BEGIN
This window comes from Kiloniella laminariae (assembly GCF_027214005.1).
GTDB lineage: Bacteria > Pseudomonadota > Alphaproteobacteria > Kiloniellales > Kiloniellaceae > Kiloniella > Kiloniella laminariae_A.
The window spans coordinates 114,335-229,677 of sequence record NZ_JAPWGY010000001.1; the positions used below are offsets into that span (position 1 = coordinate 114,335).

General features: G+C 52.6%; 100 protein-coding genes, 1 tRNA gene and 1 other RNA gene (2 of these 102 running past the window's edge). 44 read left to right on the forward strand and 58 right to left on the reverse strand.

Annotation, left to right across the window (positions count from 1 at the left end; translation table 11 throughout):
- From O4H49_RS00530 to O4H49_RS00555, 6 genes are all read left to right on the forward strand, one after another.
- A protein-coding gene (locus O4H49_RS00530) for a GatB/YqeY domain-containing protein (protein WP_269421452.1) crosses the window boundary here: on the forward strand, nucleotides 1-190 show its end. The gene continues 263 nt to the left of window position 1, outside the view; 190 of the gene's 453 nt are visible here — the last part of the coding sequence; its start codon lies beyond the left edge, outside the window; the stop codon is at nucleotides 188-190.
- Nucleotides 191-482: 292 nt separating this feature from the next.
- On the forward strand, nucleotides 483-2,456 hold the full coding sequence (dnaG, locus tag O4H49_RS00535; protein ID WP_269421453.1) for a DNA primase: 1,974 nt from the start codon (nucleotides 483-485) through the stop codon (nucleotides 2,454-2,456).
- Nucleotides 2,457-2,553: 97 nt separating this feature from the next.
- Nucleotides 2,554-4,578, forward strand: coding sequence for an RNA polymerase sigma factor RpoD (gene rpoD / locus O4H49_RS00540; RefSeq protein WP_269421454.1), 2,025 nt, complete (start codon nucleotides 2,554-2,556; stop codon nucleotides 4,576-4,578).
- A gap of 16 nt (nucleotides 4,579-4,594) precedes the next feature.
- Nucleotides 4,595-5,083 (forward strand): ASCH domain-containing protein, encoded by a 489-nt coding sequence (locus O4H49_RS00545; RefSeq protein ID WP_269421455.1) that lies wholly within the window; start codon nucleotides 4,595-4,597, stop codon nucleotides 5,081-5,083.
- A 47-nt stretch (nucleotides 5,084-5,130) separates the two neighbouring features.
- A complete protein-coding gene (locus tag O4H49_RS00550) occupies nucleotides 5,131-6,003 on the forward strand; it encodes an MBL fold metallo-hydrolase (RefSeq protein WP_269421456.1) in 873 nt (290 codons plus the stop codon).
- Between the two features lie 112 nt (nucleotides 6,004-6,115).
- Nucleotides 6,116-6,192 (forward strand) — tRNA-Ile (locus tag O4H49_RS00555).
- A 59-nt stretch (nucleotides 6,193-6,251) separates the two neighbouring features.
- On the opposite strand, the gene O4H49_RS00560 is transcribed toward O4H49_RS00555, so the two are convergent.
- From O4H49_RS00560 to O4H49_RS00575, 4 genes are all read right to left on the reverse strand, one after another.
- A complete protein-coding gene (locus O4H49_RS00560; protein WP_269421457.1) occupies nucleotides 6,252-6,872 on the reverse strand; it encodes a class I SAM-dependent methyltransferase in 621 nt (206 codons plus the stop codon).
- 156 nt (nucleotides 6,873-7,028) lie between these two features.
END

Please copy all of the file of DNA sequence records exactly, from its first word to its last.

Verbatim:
This window comes from Kiloniella laminariae (assembly GCF_027214005.1).
GTDB lineage: Bacteria > Pseudomonadota > Alphaproteobacteria > Kiloniellales > Kiloniellaceae > Kiloniella > Kiloniella laminariae_A.
The window spans coordinates 114,335-229,677 of sequence record NZ_JAPWGY010000001.1; the positions used below are offsets into that span (position 1 = coordinate 114,335).

General features: G+C 52.6%; 100 protein-coding genes, 1 tRNA gene and 1 other RNA gene (2 of these 102 running past the window's edge). 44 read left to right on the forward strand and 58 right to left on the reverse strand.

Annotation, left to right across the window (positions count from 1 at the left end; translation table 11 throughout):
- From O4H49_RS00530 to O4H49_RS00555, 6 genes are all read left to right on the forward strand, one after another.
- A protein-coding gene (locus O4H49_RS00530) for a GatB/YqeY domain-containing protein (protein WP_269421452.1) crosses the window boundary here: on the forward strand, nucleotides 1-190 show its end. The gene continues 263 nt to the left of window position 1, outside the view; 190 of the gene's 453 nt are visible here — the last part of the coding sequence; its start codon lies beyond the left edge, outside the window; the stop codon is at nucleotides 188-190.
- Nucleotides 191-482: 292 nt separating this feature from the next.
- On the forward strand, nucleotides 483-2,456 hold the full coding sequence (dnaG, locus tag O4H49_RS00535; protein ID WP_269421453.1) for a DNA primase: 1,974 nt from the start codon (nucleotides 483-485) through the stop codon (nucleotides 2,454-2,456).
- Nucleotides 2,457-2,553: 97 nt separating this feature from the next.
- Nucleotides 2,554-4,578, forward strand: coding sequence for an RNA polymerase sigma factor RpoD (gene rpoD / locus O4H49_RS00540; RefSeq protein WP_269421454.1), 2,025 nt, complete (start codon nucleotides 2,554-2,556; stop codon nucleotides 4,576-4,578).
- A gap of 16 nt (nucleotides 4,579-4,594) precedes the next feature.
- Nucleotides 4,595-5,083 (forward strand): ASCH domain-containing protein, encoded by a 489-nt coding sequence (locus O4H49_RS00545; RefSeq protein ID WP_269421455.1) that lies wholly within the window; start codon nucleotides 4,595-4,597, stop codon nucleotides 5,081-5,083.
- A 47-nt stretch (nucleotides 5,084-5,130) separates the two neighbouring features.
- A complete protein-coding gene (locus tag O4H49_RS00550) occupies nucleotides 5,131-6,003 on the forward strand; it encodes an MBL fold metallo-hydrolase (RefSeq protein WP_269421456.1) in 873 nt (290 codons plus the stop codon).
- Between the two features lie 112 nt (nucleotides 6,004-6,115).
- Nucleotides 6,116-6,192 (forward strand) — tRNA-Ile (locus tag O4H49_RS00555).
- A 59-nt stretch (nucleotides 6,193-6,251) separates the two neighbouring features.
- On the opposite strand, the gene O4H49_RS00560 is transcribed toward O4H49_RS00555, so the two are convergent.
- From O4H49_RS00560 to O4H49_RS00575, 4 genes are all read right to left on the reverse strand, one after another.
- A complete protein-coding gene (locus O4H49_RS00560; protein WP_269421457.1) occupies nucleotides 6,252-6,872 on the reverse strand; it encodes a class I SAM-dependent methyltransferase in 621 nt (206 codons plus the stop codon).
- 156 nt (nucleotides 6,873-7,028) lie between these two features.